Tokyo’s Drift


Comment: Written by Joseph Byrne.
In April Japan launched its only naval destroyer for the first time to assist the US warship USS Carl Vinson while crossing the Korean peninsula. This may not seem like a strong show of military force. Armies all around the world conduct joint operations frequently for mutual co-operation and security purposes, especially the USA. However, this action is part of a symbolic trend in recent years that puts Japanese Foreign Policy on a more offensive stance.

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Arms Race In The Bay Of Bengal

Comment: By Sazzad Haider

The purchasing of two submarines from Beijing puts Bangladesh in a dilemma over the equilibrium between its mighty neighbours; India and China.  The growing Chinese influence in Bangladesh, economic & military, has become a growing concern for India.  Following an extensive military procurement drive, India is now trying to persuade Bangladesh to sign a defence treaty to regain a geopolitical edge over the Chinese. Continue reading

Islamic Militancy: a continuous threat in Bangladesh

Report: By Sazzad Haider

Bangladeshi police recently arrested Maulana Abul Kashem, a spiritual leader of Neo Jamaatul Mujahideen Bangladesh (Neo-JMB) recently from a hideout in Dhaka. According to the police, Maulana Kashem is suspected of being the mastermind behind the attack on the Holy Artisan restaurant in Dhaka last year, killing 22 people, including Japanese and Italian citizens. Continue reading

Japan’s foreign policy under Trump: Time to remilitarize?

Comment: By Martin Belchev.

Japan’s foreign policy has long defied the traditional realist security paradigm in regards to its military and hard power capabilities. Indeed, proponents of political realism in foreign affairs like to point out that states who achieve a certain economic development will inevitably develop corresponding hard power capabilities. This may be an attempt to either increase their own defensive posture or obtain greater influence on the international scene.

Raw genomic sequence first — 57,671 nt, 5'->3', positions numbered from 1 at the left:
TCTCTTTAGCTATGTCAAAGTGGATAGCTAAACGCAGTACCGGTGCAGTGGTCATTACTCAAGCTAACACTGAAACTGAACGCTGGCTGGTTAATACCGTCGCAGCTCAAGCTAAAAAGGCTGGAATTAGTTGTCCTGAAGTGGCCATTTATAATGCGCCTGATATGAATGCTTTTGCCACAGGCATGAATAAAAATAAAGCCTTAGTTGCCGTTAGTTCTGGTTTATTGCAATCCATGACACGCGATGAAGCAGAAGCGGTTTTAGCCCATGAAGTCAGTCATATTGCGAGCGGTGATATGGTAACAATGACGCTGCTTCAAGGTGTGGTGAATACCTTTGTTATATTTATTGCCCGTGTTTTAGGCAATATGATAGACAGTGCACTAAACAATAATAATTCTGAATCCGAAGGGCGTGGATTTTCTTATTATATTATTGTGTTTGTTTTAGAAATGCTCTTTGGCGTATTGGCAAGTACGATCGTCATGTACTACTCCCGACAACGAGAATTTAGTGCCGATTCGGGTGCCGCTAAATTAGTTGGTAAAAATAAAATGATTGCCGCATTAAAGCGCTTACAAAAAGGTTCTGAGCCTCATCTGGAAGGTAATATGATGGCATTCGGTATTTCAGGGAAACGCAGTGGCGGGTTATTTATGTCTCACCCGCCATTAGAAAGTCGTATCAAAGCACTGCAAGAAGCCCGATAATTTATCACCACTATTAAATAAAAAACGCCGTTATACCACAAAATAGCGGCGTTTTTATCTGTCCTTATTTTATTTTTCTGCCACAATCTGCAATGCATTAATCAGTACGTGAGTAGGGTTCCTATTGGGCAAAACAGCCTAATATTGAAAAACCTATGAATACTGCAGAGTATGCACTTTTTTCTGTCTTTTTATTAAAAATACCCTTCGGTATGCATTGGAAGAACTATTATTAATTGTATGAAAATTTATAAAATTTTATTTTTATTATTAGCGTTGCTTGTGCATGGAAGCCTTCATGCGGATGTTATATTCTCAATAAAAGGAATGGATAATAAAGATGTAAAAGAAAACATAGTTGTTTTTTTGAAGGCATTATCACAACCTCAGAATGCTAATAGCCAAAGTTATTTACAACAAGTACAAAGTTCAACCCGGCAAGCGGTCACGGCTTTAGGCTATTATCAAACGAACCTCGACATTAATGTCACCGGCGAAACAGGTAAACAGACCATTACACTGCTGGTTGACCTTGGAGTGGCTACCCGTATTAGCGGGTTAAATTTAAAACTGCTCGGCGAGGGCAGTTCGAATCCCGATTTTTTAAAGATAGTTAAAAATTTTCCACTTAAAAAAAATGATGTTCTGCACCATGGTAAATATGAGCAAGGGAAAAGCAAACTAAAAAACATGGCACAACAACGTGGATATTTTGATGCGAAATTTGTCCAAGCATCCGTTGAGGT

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The delicate and volatile relationship between Indonesia and Australia

 

Comment: Written by Fathma Khalid

Indonesia’s General Gatot Nurmantyo suspended all defence cooperation with Australia on January 4th after it had been discovered that materials used to train Indonesian soldiers in Australia were insulting Indonesian ideology and based on a historical narrative inconsistent to Indonesia’s own. However, the following day Indonesia’s Chief Security Minister Wiranto told reporters that the suspension was due to technical reasons and that it only applied to a language programme, and so was not a complete termination of military relations. Continue reading

Beijing’s United Front Campaign Against Hong Kong’s Democracy Movement

Report: Written by Kahlil Stultz.

Despite the focus on China’s external national security in academic and journalistic mediums, the threat of internal movements, deemed by the ruling regime to be subversive, are in the mind of Beijing a clear national security threat. In the case of the latest addition to Chinese territory – the former Crown Colony of Hong Kong, the assurances of one country/two systems have been wrung hollow by the increasing agitation of students and liberals unsatisfied with Beijing’s increasing abrogation of democratic rights and local institutions.

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